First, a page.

America the fat, America the sedentary, college athletics, competitive eating, conspicuous consumption, fat people, fatty fatty two-by-four couldn't get through the bathroom door, gurgitators, National Collegiate Competitive Eating Association, NCCEA, Rudy, United States of America, vulgar non-sports, waddling grotesquery, Why am I so fat?
College athletics hold a special place in American hearts. In many American backwaters too rural to support a professional team, college sports serve to unite entire communities and regions in a shared passion. Moreover, fans of college sports claim a moral advantage over those of professional sports, as college athletes ostensibly play not for money, but for the love of competition. In this way collegiate competition achieves a transcendent purity absent from higher-level sports.
That is about to change. Competitive eating, the vulgar non-sport which allows shambling, ham-fisted grotesqueries to masquerade as athletes, is now popping up on campuses across the nations like dark spots of malignancy in a lung X-Ray. Enter the National Collegiate Competitive Eating Association (NCCEA). This organization is dedicated to metastasizing this vulgar endeavor throughout institutions of higher learning across the nation.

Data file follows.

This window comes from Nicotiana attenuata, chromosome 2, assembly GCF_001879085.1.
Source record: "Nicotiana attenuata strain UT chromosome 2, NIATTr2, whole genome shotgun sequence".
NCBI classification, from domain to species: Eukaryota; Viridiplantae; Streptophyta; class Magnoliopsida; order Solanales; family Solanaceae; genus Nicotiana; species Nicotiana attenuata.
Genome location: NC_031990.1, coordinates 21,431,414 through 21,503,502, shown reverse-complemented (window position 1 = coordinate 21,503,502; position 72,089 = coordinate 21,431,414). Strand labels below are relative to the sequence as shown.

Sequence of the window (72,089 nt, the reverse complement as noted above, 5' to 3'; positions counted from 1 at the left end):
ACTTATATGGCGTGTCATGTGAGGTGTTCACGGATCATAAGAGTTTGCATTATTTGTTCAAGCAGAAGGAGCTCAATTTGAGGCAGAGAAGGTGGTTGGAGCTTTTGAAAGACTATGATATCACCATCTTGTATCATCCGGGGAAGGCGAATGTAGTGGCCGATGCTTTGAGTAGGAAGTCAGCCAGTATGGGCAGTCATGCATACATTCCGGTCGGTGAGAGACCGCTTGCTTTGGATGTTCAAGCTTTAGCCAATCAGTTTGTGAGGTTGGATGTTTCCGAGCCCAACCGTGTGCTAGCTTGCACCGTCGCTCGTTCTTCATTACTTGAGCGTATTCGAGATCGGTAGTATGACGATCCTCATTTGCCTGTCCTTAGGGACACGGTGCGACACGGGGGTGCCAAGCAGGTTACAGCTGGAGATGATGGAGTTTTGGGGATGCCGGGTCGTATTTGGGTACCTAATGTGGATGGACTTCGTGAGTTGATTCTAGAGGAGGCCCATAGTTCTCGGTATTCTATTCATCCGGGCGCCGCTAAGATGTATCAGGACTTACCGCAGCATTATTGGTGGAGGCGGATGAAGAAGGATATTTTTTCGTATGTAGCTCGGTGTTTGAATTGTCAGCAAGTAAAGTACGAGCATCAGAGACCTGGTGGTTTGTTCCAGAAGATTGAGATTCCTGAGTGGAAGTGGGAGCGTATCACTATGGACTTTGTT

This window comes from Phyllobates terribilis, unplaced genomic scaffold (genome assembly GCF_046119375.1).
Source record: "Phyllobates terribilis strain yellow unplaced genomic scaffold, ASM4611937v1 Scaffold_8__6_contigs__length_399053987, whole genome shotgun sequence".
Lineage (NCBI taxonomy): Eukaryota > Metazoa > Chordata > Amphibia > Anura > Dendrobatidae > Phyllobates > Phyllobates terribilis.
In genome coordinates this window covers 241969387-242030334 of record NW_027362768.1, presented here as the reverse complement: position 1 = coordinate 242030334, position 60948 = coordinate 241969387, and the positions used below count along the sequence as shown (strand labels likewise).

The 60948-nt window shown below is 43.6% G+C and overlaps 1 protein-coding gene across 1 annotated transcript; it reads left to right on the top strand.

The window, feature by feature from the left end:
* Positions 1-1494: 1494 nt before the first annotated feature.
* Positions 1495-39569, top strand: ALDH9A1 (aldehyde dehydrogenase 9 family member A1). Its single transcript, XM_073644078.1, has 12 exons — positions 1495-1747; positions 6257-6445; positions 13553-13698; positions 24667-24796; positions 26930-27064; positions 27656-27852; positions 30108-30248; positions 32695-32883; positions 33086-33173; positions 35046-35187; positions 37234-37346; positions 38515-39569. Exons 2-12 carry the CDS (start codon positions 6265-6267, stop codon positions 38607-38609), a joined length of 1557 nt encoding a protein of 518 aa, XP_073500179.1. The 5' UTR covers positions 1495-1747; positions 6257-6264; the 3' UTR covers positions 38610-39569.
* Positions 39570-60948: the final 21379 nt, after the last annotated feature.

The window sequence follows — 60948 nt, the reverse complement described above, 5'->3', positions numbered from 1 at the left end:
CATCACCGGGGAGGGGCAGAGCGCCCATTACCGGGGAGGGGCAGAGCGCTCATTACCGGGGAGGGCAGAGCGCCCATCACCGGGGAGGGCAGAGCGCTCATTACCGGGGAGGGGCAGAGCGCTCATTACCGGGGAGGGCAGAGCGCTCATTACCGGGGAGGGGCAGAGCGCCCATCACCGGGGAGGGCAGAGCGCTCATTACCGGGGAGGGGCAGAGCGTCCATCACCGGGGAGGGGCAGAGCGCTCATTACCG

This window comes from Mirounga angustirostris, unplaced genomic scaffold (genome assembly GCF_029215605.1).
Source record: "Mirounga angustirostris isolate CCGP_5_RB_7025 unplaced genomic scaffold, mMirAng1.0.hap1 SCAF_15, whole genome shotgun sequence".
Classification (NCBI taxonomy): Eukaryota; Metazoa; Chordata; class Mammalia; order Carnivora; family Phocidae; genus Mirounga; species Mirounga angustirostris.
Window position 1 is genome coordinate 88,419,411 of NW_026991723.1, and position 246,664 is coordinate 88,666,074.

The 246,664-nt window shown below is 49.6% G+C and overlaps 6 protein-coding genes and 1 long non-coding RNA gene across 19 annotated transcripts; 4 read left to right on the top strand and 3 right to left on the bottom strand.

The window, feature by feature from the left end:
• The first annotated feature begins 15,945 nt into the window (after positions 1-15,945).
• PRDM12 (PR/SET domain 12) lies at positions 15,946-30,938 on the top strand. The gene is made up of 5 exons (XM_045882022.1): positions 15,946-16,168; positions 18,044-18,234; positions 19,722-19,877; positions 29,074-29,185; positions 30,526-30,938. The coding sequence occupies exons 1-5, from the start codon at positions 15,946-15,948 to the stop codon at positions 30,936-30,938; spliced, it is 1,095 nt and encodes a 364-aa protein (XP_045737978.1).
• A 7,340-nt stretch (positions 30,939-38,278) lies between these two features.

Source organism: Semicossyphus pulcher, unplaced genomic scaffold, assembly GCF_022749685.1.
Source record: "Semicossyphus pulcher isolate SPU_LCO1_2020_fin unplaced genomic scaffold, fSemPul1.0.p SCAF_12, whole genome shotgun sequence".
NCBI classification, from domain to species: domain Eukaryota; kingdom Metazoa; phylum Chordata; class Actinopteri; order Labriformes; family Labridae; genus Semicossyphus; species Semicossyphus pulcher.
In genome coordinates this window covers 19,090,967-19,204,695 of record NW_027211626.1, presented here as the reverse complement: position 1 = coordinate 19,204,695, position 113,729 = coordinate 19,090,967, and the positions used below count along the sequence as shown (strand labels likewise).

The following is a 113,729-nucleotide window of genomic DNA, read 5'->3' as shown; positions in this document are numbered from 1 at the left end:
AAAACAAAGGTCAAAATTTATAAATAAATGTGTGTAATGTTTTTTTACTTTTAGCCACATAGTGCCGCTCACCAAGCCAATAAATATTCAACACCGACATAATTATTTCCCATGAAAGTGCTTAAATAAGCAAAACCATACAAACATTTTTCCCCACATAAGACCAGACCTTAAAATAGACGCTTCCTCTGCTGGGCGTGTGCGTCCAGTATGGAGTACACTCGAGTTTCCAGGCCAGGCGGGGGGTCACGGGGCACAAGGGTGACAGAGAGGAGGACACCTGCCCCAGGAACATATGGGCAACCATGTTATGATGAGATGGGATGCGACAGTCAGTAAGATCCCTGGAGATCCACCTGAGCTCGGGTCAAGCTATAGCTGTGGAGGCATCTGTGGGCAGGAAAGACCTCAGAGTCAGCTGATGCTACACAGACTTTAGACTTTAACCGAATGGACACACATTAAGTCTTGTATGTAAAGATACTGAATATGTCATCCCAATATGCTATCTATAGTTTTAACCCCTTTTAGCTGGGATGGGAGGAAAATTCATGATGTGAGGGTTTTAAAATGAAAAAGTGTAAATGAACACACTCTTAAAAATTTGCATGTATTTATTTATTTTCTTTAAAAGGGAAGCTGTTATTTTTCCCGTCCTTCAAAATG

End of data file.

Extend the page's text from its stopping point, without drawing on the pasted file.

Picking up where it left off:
And why not? Is it right that college athletics should somehow remain inviolate while a creeping tide of ‘weakest-linkism’ subsumes the college experience? In an environment where personal responsibility has been eschewed in favor of inclusion and empowerment in lieu of academics, it is only fitting that sport now too should trumpet the triumph of the mediocre.
Sports purists may have difficulty seeing the beauty and grace inherent in an activity where the competitors, or ‘gurgitators,‘ stuff themselves in an obscene culinary orgy only to vomit into their own mouths before swallowing it again, where glory is gained not through hour upon hour of practice, but by virtue of having been made a freakish living stomach by a capricious God. This hidebound and myopic viewpoint is terribly anachronistic, and fails to take into account the realities of our age of mediocrity. Today, when everyone is special regardless of his actual ability, it no longer matters if an individual strives to achieve a worthwhile and long-desired aim, or even, really, that he strives at all.